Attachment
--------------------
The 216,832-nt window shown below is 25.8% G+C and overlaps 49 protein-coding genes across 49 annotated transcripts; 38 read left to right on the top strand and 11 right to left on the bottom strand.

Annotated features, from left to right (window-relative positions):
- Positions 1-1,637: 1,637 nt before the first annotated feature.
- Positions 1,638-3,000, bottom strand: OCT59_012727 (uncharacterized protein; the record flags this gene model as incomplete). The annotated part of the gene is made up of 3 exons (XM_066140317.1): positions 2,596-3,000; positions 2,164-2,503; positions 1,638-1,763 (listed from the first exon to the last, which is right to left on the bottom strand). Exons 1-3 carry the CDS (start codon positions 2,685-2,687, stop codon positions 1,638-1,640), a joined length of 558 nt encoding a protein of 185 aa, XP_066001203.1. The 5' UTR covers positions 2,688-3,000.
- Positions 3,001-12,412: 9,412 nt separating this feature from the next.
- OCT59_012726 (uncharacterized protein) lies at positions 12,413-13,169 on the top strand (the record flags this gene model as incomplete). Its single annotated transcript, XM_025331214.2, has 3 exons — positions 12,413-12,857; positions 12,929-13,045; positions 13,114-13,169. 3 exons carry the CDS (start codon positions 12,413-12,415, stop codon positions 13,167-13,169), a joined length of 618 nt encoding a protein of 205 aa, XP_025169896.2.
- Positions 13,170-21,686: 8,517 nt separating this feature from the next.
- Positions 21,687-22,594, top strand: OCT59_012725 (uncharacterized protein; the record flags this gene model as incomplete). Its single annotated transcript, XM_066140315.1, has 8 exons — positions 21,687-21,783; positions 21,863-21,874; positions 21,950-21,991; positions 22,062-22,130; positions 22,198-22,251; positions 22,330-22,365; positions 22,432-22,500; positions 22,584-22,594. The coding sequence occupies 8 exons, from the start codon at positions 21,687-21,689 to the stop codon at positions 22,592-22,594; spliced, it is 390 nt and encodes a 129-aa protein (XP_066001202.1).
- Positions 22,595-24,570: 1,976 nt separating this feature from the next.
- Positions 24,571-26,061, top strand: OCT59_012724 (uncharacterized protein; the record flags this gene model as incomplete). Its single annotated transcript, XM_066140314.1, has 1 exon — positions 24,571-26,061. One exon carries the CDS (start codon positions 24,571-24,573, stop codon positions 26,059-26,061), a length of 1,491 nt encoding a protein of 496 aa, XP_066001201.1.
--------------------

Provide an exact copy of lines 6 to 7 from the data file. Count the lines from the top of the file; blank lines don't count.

- OCT59_012726 (uncharacterized protein) lies at positions 12,413-13,169 on the top strand (the record flags this gene model as incomplete). Its single annotated transcript, XM_025331214.2, has 3 exons — positions 12,413-12,857; positions 12,929-13,045; positions 13,114-13,169. 3 exons carry the CDS (start codon positions 12,413-12,415, stop codon positions 13,167-13,169), a joined length of 618 nt encoding a protein of 205 aa, XP_025169896.2.
- Positions 13,170-21,686: 8,517 nt separating this feature from the next.